Feb. 19 (Bloomberg) -- Bulgaria will cancel CEZ AS’s power-distribution license today after an investigation into the local units of the largest Czech utility, Prime Minister Boyko Borissov said.
The State Financial Inspection Agency started a probe into the units last year and submitted a report on Feb. 8, saying CEZ “evaded requirements of the Law for Public Tenders,” the Energy, Economy and Tourism Ministry said on its website yesterday. The ministry asked the authority to conduct a similar probe into the local units of Austria’s EVN AG and Prague-based Energo-Pro.
CEZ’s license will be revoked “in the course of the day,” Borissov told reporters in the capital Sofia today.
The decision comes after thousands of Bulgarians marched through Sofia and other cities demanding lower electricity bills and higher wages in the run-up to elections in July. The anti-austerity demonstrations in the European Union’s poorest country led to the dismissal of the finance minister yesterday.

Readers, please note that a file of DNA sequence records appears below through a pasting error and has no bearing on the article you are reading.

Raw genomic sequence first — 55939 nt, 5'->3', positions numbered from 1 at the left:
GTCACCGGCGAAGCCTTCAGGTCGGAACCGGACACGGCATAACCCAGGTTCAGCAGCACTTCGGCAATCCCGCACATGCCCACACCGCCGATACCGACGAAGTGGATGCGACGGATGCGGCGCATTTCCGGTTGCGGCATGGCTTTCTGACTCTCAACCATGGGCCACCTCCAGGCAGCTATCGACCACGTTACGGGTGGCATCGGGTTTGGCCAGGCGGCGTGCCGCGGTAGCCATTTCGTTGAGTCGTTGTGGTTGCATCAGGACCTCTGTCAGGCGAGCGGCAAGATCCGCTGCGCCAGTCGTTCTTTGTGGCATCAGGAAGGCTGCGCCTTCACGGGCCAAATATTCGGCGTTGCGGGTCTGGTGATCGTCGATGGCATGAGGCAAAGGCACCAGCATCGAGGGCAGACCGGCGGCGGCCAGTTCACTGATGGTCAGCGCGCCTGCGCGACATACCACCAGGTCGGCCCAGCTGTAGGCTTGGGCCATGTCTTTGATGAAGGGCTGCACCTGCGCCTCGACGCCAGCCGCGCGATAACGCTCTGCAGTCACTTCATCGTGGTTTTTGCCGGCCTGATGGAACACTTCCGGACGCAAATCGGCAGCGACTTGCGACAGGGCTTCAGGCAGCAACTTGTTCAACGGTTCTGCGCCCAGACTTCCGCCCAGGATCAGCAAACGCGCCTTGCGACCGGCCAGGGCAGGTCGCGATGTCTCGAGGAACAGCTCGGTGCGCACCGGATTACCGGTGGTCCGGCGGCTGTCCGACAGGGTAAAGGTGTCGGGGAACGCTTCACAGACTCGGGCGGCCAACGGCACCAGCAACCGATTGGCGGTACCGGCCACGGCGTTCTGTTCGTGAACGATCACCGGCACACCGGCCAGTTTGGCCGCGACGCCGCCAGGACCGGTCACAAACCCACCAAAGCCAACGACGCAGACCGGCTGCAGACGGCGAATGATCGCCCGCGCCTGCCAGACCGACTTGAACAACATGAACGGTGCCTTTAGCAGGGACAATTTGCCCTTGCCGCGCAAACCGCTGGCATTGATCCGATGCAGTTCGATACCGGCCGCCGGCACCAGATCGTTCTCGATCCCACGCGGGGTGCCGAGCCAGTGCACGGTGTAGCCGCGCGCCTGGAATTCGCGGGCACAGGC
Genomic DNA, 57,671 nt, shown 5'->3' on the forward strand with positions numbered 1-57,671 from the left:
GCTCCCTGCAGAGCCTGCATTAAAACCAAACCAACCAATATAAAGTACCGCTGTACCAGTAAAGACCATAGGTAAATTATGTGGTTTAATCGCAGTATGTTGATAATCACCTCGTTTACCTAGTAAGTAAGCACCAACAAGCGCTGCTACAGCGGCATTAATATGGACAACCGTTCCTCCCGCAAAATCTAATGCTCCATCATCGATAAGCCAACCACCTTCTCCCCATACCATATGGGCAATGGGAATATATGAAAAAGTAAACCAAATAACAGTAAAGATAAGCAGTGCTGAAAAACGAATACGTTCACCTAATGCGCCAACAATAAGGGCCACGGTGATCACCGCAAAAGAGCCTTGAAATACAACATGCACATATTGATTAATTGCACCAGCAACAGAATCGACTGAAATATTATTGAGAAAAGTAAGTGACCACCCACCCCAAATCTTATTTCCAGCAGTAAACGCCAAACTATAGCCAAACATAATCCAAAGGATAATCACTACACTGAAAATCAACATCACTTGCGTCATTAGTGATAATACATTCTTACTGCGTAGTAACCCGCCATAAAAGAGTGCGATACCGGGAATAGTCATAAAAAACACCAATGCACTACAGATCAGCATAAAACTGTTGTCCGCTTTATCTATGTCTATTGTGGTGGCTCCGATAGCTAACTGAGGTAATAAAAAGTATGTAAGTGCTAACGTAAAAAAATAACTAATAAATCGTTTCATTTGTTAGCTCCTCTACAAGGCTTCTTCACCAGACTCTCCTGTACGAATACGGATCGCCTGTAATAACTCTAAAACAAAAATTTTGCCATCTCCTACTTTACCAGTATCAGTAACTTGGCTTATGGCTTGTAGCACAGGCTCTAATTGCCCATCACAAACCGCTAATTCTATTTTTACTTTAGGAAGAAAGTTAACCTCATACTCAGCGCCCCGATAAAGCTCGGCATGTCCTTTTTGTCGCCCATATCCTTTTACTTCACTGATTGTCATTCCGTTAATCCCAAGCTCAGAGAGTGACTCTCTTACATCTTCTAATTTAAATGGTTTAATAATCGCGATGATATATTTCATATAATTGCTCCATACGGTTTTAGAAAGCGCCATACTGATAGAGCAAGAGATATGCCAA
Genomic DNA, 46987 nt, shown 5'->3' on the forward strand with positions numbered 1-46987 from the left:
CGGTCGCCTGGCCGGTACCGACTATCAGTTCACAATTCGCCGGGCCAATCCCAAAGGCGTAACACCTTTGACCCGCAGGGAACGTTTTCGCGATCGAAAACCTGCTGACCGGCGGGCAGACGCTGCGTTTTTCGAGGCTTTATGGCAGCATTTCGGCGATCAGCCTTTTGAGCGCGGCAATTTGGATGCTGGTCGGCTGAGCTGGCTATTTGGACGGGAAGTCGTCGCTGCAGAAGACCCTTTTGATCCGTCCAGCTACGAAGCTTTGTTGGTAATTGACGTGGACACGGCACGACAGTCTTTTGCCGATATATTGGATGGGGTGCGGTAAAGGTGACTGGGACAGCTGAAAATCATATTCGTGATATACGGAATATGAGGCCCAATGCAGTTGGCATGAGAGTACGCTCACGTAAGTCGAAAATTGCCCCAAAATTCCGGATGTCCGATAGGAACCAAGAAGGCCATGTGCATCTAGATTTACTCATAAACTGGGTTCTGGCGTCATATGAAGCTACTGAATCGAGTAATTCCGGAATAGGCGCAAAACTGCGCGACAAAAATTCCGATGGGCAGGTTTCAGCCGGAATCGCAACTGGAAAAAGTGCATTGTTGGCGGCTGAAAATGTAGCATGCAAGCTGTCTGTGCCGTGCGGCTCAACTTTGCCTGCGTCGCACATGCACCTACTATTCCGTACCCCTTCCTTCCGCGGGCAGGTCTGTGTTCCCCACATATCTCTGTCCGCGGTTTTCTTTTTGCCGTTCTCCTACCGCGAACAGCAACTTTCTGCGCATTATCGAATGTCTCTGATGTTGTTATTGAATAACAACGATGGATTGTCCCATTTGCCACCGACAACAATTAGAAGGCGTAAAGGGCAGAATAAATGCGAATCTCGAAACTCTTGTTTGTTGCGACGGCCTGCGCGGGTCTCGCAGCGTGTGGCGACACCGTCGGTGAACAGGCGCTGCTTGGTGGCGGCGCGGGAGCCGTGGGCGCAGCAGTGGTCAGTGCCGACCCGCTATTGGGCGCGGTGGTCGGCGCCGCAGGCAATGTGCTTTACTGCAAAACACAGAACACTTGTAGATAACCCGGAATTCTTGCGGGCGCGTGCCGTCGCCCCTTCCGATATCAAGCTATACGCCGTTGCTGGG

CEZ said in a statement today the Bulgarian government has no grounds to revoke its license and that only an independent energy regulator has the authority to start the procedure of a license withdrawal.
“We consider media statements by the Bulgarian prime minister and the prosecutor’s office to be a gross violation of legal norms in Bulgaria as a member state of the European Union,” CEZ said in the e-mailed statement.
Its shares dropped 2 percent to 603.9 koruna at 12:10 p.m. in Prague, falling for a fifth day and valuing the company at 325.5 billion koruna ($17.1 billion). Its local units supply electricity to Sofia and the northern city of Pleven, which together account for 41 percent of Bulgaria’s power consumption.
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